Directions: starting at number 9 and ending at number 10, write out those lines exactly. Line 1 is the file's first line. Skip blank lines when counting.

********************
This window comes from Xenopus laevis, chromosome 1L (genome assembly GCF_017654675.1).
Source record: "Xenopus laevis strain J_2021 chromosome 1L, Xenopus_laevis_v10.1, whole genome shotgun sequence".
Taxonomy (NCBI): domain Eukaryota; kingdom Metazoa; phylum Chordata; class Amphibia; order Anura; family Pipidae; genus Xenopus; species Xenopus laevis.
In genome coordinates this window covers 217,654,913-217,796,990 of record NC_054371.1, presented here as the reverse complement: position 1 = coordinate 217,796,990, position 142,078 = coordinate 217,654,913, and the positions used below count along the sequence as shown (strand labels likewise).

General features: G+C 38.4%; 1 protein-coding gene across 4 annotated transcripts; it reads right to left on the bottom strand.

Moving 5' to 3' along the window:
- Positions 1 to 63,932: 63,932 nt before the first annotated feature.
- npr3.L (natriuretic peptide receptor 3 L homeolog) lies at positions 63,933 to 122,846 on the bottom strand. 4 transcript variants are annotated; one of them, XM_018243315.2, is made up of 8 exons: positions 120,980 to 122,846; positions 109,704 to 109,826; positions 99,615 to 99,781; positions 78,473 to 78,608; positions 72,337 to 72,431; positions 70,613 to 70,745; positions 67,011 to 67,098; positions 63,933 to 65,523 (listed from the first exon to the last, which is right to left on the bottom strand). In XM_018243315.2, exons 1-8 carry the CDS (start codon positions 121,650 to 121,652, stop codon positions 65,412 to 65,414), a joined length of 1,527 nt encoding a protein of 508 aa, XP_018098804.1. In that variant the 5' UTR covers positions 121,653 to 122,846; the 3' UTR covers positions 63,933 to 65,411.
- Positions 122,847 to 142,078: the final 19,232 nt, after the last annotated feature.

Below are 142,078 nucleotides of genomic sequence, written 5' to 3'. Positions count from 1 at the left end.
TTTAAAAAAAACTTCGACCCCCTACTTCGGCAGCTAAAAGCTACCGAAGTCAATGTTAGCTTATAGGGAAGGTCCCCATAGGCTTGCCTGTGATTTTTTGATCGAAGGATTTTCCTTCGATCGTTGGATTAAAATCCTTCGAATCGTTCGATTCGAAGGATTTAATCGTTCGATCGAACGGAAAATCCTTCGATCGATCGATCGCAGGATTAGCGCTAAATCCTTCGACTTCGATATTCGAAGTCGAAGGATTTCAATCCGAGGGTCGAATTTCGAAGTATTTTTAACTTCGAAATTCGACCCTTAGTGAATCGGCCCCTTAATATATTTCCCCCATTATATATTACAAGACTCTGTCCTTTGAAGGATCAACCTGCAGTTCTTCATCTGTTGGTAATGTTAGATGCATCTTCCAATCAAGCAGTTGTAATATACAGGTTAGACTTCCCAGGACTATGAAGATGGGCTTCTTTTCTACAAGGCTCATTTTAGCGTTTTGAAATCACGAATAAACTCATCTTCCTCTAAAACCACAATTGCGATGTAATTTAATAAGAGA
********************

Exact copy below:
- Positions 122,847 to 142,078: the final 19,232 nt, after the last annotated feature.

Below are 142,078 nucleotides of genomic sequence, written 5' to 3'. Positions count from 1 at the left end.